Diebold Racks Up Patents Covering Mobile Banking

By Bills, Steve | American Banker, August 28, 2007 | Go to article overview

Diebold Racks Up Patents Covering Mobile Banking


Bills, Steve, American Banker


Diebold Inc. is staking its claim on technologies that use cellular phones and other mobile devices to interact with automated teller machines and with other payments systems.

The North Canton, Ohio, ATM maker plans to announce today that it has received several patents for methods of connecting mobile devices to banking systems.

Jim Block, Diebold's director of global advanced technology, said the company has received five patents over the past 18 months or so and has more applications pending before the United States Patent and Trademark Office.

"These are adding to the ways in which you can interact with your financial institution," he said.

Perhaps the most noteworthy patent enables a bank network to receive wireless communications of information such as customer bank account numbers and account values. That might appear to make a broad claim about checking a balance wirelessly, a basic feature of nascent mobile banking services, but Diebold said this patent defines how a wireless device communicates with a bank network to dispense cash and assess a customer's account for the value of the cash dispensed.

Mr. Block said the patent covers technology "specifically to dispense cash out of the ATM." Existing wireless banking technologies largely involve "logical transactions" and the transfer of funds or information such as a balance inquiry, he said.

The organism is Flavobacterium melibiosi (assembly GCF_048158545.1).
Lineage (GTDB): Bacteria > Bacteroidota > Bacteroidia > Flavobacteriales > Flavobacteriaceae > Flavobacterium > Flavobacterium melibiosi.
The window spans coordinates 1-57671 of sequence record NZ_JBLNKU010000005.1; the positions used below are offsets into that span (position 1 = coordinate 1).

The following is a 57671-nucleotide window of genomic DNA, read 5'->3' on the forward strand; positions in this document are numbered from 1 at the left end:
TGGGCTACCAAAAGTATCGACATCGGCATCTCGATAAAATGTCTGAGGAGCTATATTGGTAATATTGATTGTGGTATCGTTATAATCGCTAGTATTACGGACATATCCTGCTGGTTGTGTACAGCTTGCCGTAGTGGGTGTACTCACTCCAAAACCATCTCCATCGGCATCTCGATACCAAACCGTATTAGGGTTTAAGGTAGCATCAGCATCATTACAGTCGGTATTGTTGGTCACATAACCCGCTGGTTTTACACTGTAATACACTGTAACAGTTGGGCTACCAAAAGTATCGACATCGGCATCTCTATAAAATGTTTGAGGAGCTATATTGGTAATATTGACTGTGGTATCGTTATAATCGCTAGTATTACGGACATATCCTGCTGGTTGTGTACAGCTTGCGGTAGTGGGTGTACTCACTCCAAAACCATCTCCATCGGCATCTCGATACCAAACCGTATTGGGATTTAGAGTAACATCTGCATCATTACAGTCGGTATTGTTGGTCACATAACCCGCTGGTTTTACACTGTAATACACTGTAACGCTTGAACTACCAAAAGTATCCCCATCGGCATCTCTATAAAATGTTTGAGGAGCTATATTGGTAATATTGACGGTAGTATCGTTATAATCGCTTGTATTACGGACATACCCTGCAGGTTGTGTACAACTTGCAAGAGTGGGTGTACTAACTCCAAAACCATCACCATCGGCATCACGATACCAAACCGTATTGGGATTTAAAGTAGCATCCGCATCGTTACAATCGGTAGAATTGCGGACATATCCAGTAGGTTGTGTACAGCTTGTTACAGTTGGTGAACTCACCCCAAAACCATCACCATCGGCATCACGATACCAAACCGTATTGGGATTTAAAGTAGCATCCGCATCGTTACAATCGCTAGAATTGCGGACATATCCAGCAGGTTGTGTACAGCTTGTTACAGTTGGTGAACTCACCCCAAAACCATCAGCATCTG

"Our patent portfolio in the mobile space is about physically interacting with something relating to transactions," he said. "As far as we know, no one is implementing this yet."

Bob Egan, the director of the emerging-technologies practice at TowerGroup of Needham, Mass., an independent research group owned by MasterCard Inc., said such developments are not only to be expected, but are necessary to the creation of new markets.

"I think it's a natural step in the evolution of mobile banking," he said. "It doesn't curtail development."

Mr. Egan cited the debate over "push e-mail," which had been patented by another company long before Research in Motion Ltd. popularized the technology through its BlackBerry e-mail pads.

"Ten years later, RIM finds itself in the throes of a huge lawsuit," he said. "It didn't curtail the development."

Mr. Block said years of work went into the research. The patents, the most recent of which was issued in April, are for applications the company filed two to three years ago, on research that began in the early 2000s, when banks began to develop applications for mobile devices. …

The rest of this article is only available to active members of Questia

Sign up now for a free, 1-day trial and receive full access to:

  • Questia's entire collection
  • Automatic bibliography creation
  • More helpful research tools like notes, citations, and highlights
  • A full archive of books and articles related to this one
  • Ad-free environment

Already a member? Log in now.

Notes for this article

Add a new note